Nurses will benefit from new hospital

October 26, 2003|by Rhonda Dowler

As registered nurses and members of the Nursing Performance Improvement Council (PIC) at Washington County Hospital, we want to express our support for the proposed replacement hospital at the Robinwood Medical Center site for the community we serve. PIC is responsible for monitoring and assessing nursing's patient care at the hospital.

We believe that simply renovating our current facility will not accommodate the changing trends in patient care and healthcare technology. Remaining at our current location limits our ability to provide safe and efficient care to our patients. A new facility at Robinwood will provide space for advanced medical technologies, single patient rooms, and more specialized nursing services.

Medical technology is changing all the time; advances now allow us to provide many services at the bedside which were not available previously. Not only is there much more monitoring equipment in patient rooms, but also current hospital beds are 18 inches longer than in the past. Both factors necessitate single-patient rooms which cannot be accommodated in our present hospital.


From a nurse's perspective, single-patient rooms afford us the opportunity to educate and counsel our patients and their families on complete privacy. For patients, the new rooms will have private baths and will be individually climate-controlled, making them more comfortable during their stay. An added benefit for patients is that the new rooms are large enough to allow a family member to remain with the patient when needed.

Over the years, the PIC has worked diligently to improve our patients' satisfaction with their healthcare and the nursing services we provide to them. We monitor their satisfaction with their hospital experience through patient satisfaction surveys on a regular basis.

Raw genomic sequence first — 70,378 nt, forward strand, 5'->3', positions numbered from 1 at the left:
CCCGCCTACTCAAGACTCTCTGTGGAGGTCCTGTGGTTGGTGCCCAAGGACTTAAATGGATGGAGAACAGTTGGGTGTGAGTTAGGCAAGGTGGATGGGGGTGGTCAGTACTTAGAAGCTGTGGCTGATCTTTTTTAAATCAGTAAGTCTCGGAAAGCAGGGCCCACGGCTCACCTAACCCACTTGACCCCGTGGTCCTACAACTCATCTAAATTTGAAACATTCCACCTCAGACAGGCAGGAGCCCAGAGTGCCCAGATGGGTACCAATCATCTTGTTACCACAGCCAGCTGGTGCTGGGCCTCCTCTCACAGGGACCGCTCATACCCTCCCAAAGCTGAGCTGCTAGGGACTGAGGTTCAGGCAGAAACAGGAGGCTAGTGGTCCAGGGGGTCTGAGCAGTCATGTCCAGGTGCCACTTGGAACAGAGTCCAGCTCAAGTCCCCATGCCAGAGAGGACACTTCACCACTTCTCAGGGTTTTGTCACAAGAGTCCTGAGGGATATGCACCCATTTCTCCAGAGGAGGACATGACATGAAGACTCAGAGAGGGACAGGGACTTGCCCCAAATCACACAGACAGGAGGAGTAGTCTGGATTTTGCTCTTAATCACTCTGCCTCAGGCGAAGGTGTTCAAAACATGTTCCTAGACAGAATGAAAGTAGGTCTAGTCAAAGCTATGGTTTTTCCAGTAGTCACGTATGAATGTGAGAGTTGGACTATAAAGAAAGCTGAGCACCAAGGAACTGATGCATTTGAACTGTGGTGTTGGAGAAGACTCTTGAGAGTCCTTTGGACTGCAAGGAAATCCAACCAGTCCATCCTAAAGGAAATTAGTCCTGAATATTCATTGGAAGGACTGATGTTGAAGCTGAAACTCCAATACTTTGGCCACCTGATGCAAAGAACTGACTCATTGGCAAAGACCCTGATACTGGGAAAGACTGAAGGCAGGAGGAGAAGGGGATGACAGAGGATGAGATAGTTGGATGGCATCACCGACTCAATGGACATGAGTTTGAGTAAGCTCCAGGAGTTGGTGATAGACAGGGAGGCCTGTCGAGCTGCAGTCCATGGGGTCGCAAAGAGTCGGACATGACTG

Consistently over the last several years, patients have complained about many factors related to the current hospital site - from parking, to noise, to sharing rooms with other patients, to lack of privacy. The only way that we can meet our patients' needs is to build a new facility that is designed to meet their needs.

Just as the rooms are designed for privacy, the design of the new hospital assures privacy for patients when they are traveling from one part of the building to another. Patients will be moved in specially-designated corridors and elevators, while the public will move in others. Patient rooms will be built around a triangular nursing unit, allowing a quicker response time to call lights and saving nurses valuable time.

In the new facility, nurses will have the opportunity to practice their skills in a chosen service area such as orthopedics, cardiology or surgery. This specialization will strengthen patient care, making it more focused, improving patient outcomes, and resulting in shorter hospital stays.

Not only will the proposed hospital benefit nurses who are currently employed at Washington County Hospital, but it will also help in the recruitment and retention of nursing staff. Nurses want to work in health-care facilities that offer them the opportunity to use the latest medical technology, provide the space needed to care for patients efficiently, and assure confidentiality during treatment encounters.

With an aging nursing staff - the average age for nurses is 47 years old - it is imperative that we attract young nurses to our hospital.

For more than 16 years, the Nursing Performance Improvement Council has monitored and assessed the effectiveness of patient care at Washington County Hospital.

Many of the nurses on our committee have practiced for 20 to 25 years; we have the experience required to determine the best models for patient care. At our current facility, we cannot implement those models, which would support our mission: the continued improvement of patient care.

It is our collective judgment that the residents of Hagerstown, Washington County, and the surrounding Tri-State region deserve a more efficient, effective hospital setting, allowing us to continue providing them the optimal patient care that each of us deserves.

Rhonda Dowler is chairwoman of the Nursing Performance Improvement Council.

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